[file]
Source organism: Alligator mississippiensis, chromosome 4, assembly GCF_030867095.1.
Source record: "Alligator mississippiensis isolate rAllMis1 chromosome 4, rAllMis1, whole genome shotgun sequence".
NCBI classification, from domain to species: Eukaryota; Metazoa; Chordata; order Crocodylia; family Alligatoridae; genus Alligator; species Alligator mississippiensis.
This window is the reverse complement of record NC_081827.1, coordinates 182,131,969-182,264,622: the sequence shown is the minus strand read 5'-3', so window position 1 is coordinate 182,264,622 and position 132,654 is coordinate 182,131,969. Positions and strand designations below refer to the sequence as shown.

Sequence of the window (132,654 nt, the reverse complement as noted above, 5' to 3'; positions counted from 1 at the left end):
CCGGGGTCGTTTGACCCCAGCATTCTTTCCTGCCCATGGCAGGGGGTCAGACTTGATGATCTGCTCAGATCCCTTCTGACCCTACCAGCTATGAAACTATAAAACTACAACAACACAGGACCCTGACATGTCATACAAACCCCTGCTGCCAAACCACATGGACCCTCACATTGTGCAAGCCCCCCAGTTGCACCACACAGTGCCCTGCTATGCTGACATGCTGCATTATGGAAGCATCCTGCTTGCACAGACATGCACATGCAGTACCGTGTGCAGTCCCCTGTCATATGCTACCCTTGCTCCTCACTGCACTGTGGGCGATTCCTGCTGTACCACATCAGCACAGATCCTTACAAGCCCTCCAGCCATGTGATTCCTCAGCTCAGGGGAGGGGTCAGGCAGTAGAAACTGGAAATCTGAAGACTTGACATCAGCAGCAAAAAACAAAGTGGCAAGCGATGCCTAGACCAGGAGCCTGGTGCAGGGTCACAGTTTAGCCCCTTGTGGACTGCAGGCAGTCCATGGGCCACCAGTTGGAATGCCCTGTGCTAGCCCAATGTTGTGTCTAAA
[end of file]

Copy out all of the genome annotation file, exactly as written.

Source organism: Alligator mississippiensis, chromosome 4, assembly GCF_030867095.1.
Source record: "Alligator mississippiensis isolate rAllMis1 chromosome 4, rAllMis1, whole genome shotgun sequence".
NCBI classification, from domain to species: Eukaryota; Metazoa; Chordata; order Crocodylia; family Alligatoridae; genus Alligator; species Alligator mississippiensis.
This window is the reverse complement of record NC_081827.1, coordinates 182,131,969-182,264,622: the sequence shown is the minus strand read 5'-3', so window position 1 is coordinate 182,264,622 and position 132,654 is coordinate 182,131,969. Positions and strand designations below refer to the sequence as shown.

Sequence of the window (132,654 nt, the reverse complement as noted above, 5' to 3'; positions counted from 1 at the left end):
CCGGGGTCGTTTGACCCCAGCATTCTTTCCTGCCCATGGCAGGGGGTCAGACTTGATGATCTGCTCAGATCCCTTCTGACCCTACCAGCTATGAAACTATAAAACTACAACAACACAGGACCCTGACATGTCATACAAACCCCTGCTGCCAAACCACATGGACCCTCACATTGTGCAAGCCCCCCAGTTGCACCACACAGTGCCCTGCTATGCTGACATGCTGCATTATGGAAGCATCCTGCTTGCACAGACATGCACATGCAGTACCGTGTGCAGTCCCCTGTCATATGCTACCCTTGCTCCTCACTGCACTGTGGGCGATTCCTGCTGTACCACATCAGCACAGATCCTTACAAGCCCTCCAGCCATGTGATTCCTCAGCTCAGGGGAGGGGTCAGGCAGTAGAAACTGGAAATCTGAAGACTTGACATCAGCAGCAAAAAACAAAGTGGCAAGCGATGCCTAGACCAGGAGCCTGGTGCAGGGTCACAGTTTAGCCCCTTGTGGACTGCAGGCAGTCCATGGGCCACCAGTTGGAATGCCCTGTGCTAGCCCAATGTTGTGTCTAAA